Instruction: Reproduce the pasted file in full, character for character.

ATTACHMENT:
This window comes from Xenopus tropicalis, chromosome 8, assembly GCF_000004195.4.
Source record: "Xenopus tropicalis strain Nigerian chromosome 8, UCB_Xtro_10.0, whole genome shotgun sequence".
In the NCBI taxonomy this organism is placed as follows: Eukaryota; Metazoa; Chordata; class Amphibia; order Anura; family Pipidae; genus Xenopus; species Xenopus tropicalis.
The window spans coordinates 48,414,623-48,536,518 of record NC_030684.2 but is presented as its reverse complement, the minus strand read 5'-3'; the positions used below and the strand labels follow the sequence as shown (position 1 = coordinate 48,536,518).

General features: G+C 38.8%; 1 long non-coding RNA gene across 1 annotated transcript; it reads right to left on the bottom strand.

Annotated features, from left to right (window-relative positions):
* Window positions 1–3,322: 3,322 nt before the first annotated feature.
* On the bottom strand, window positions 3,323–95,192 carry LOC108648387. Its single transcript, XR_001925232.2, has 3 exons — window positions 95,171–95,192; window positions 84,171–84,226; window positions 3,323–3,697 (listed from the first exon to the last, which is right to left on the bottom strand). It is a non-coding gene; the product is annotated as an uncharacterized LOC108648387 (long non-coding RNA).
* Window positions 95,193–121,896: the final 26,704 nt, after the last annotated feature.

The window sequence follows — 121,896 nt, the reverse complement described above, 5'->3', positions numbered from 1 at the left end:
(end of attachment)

This window comes from Xenopus tropicalis, chromosome 8, assembly GCF_000004195.4.
Source record: "Xenopus tropicalis strain Nigerian chromosome 8, UCB_Xtro_10.0, whole genome shotgun sequence".
In the NCBI taxonomy this organism is placed as follows: Eukaryota; Metazoa; Chordata; class Amphibia; order Anura; family Pipidae; genus Xenopus; species Xenopus tropicalis.
The window spans coordinates 48,414,623-48,536,518 of record NC_030684.2 but is presented as its reverse complement, the minus strand read 5'-3'; the positions used below and the strand labels follow the sequence as shown (position 1 = coordinate 48,536,518).

General features: G+C 38.8%; 1 long non-coding RNA gene across 1 annotated transcript; it reads right to left on the bottom strand.

Annotated features, from left to right (window-relative positions):
* Window positions 1–3,322: 3,322 nt before the first annotated feature.
* On the bottom strand, window positions 3,323–95,192 carry LOC108648387. Its single transcript, XR_001925232.2, has 3 exons — window positions 95,171–95,192; window positions 84,171–84,226; window positions 3,323–3,697 (listed from the first exon to the last, which is right to left on the bottom strand). It is a non-coding gene; the product is annotated as an uncharacterized LOC108648387 (long non-coding RNA).
* Window positions 95,193–121,896: the final 26,704 nt, after the last annotated feature.

The window sequence follows — 121,896 nt, the reverse complement described above, 5'->3', positions numbered from 1 at the left end: